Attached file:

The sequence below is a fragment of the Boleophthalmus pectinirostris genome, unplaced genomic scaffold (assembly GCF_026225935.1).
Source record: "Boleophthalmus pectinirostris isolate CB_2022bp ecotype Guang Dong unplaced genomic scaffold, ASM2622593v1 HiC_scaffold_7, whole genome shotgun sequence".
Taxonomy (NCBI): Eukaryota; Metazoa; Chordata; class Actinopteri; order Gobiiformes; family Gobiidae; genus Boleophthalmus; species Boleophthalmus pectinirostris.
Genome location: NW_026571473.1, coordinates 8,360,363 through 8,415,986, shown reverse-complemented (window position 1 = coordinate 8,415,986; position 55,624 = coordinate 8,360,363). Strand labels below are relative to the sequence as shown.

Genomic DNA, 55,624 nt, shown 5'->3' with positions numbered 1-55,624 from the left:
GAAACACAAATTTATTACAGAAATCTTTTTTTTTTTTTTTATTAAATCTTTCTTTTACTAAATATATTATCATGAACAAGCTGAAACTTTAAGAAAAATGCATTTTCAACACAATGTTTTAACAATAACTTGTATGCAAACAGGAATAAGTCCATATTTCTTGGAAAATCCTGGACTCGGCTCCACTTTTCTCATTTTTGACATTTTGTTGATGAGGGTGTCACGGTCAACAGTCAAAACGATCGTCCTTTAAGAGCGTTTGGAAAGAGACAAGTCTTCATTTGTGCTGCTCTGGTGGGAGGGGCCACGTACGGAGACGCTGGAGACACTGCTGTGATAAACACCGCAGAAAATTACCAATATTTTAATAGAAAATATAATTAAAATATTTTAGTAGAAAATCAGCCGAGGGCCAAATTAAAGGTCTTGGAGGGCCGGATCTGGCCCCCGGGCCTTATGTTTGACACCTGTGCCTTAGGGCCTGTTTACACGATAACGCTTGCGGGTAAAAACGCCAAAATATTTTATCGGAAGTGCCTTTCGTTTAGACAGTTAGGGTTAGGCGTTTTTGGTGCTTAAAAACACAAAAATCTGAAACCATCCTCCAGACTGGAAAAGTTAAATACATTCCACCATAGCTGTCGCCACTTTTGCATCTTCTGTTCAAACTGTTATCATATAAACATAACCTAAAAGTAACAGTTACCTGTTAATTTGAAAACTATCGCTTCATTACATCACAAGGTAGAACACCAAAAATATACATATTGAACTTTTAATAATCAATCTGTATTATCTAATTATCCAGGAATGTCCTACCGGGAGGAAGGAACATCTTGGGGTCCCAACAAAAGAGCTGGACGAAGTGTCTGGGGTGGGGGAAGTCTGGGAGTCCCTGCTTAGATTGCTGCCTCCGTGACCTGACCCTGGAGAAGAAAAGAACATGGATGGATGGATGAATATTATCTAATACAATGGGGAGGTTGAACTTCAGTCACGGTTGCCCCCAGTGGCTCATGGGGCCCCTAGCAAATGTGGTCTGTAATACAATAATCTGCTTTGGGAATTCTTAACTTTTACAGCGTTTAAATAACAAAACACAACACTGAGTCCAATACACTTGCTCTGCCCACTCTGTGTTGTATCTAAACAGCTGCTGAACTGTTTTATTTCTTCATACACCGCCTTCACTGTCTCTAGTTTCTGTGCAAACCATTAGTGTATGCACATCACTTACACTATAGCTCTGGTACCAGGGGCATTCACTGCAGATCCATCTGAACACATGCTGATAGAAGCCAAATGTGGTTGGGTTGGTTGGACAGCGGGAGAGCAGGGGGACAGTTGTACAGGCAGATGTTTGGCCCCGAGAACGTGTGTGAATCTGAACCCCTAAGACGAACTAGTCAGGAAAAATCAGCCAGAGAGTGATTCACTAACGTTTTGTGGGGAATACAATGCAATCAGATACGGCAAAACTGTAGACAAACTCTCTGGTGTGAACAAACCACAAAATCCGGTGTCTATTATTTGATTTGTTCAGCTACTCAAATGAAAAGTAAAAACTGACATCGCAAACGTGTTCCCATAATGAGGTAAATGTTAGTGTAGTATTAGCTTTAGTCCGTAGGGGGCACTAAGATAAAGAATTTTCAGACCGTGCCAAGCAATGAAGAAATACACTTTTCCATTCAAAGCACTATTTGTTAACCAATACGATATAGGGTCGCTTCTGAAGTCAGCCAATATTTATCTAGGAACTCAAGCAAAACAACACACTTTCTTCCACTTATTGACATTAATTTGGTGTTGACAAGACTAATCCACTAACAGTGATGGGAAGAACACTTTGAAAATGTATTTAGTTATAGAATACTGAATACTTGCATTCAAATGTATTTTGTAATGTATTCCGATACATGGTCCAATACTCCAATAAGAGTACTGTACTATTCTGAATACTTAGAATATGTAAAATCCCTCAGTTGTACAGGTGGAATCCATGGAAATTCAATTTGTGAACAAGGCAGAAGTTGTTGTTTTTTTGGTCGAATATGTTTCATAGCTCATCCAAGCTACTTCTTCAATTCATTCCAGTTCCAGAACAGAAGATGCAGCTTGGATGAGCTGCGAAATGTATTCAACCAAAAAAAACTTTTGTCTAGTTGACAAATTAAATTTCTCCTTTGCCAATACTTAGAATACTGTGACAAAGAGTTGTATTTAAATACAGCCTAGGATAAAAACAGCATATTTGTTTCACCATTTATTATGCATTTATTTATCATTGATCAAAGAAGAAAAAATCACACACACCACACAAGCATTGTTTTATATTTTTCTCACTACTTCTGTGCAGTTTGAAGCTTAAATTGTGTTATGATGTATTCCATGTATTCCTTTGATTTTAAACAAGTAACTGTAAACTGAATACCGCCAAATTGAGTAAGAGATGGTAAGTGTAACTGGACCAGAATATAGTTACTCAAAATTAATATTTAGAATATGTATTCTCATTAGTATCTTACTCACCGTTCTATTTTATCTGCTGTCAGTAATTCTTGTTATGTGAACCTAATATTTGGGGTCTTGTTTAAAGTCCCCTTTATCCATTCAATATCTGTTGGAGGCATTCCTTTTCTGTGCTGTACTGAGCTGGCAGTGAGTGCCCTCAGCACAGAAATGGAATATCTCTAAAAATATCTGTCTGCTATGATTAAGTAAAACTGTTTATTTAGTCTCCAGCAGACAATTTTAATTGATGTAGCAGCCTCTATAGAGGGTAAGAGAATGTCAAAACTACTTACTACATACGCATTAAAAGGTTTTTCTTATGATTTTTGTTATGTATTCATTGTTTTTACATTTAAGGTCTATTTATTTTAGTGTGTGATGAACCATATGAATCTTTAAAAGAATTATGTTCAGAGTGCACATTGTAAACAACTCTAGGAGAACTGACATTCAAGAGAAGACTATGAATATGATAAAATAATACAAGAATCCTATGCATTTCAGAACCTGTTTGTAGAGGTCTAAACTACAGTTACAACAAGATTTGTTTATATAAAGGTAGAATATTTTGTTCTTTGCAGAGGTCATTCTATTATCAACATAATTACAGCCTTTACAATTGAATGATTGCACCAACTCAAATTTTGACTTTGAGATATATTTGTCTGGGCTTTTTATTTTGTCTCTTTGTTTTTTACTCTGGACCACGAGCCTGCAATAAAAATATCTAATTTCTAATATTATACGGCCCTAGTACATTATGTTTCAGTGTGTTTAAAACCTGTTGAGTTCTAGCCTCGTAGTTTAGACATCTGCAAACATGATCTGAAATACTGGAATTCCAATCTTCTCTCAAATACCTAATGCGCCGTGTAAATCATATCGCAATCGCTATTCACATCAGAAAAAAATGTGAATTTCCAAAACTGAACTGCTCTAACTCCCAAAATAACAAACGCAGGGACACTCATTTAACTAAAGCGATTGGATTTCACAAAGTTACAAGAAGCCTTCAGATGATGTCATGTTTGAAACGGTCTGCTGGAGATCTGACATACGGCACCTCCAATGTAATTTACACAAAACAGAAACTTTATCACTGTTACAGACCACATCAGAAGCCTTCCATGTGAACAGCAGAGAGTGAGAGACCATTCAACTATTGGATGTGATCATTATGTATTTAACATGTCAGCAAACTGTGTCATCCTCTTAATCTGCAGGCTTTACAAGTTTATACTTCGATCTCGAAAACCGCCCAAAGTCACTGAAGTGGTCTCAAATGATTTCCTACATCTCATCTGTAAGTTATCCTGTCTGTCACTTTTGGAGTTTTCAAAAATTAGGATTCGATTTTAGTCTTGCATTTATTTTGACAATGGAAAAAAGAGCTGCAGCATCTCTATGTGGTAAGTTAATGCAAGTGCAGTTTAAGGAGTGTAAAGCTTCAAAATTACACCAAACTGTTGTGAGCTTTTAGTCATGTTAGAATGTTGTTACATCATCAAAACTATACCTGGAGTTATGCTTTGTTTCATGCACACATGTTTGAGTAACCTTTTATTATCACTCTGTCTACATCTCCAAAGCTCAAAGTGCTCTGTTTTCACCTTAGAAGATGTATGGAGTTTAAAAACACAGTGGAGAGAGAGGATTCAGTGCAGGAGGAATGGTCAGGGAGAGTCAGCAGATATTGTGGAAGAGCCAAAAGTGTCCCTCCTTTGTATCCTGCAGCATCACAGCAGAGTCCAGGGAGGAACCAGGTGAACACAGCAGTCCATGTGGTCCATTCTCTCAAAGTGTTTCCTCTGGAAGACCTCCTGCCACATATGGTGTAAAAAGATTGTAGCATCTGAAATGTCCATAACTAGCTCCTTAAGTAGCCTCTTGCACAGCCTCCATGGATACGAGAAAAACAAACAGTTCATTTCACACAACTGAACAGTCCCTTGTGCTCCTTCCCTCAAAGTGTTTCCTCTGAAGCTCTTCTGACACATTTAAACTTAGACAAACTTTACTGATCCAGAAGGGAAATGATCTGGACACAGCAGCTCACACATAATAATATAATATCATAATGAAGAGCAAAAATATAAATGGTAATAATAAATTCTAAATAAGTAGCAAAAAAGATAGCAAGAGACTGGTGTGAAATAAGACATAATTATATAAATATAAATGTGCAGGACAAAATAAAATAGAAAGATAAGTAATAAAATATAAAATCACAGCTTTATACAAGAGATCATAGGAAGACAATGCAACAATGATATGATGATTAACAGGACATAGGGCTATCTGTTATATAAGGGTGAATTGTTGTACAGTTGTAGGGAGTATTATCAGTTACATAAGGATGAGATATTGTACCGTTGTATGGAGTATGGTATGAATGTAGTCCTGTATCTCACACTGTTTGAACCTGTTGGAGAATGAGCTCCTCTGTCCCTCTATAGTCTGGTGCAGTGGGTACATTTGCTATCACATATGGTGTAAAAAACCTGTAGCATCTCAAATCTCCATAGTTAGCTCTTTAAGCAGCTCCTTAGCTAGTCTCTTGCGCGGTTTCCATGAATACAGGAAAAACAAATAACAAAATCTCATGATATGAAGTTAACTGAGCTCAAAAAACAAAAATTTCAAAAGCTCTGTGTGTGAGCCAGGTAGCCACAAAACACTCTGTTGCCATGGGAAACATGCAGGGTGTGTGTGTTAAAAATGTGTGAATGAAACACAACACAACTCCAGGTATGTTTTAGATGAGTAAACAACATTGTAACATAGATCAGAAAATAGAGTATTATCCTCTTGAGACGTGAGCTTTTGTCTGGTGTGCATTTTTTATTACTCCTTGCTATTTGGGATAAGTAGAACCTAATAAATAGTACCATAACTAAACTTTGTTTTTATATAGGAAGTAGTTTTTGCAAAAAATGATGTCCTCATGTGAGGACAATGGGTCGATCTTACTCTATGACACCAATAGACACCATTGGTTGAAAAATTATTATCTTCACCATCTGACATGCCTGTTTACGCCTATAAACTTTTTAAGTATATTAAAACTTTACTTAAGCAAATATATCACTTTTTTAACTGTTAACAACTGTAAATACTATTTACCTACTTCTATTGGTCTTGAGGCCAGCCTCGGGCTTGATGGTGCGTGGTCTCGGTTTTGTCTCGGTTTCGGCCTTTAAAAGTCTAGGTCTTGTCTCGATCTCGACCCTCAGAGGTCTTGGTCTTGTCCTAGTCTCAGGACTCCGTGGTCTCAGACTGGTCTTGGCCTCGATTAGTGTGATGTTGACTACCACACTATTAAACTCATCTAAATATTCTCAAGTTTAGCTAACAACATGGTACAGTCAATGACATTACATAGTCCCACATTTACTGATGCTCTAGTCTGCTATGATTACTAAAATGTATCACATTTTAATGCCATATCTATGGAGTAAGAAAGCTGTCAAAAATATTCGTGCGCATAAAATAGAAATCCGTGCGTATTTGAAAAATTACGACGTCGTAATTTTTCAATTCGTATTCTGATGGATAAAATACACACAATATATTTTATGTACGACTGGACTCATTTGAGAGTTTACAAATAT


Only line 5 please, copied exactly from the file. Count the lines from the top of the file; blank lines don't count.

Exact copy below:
Genomic DNA, 55,624 nt, shown 5'->3' with positions numbered 1-55,624 from the left: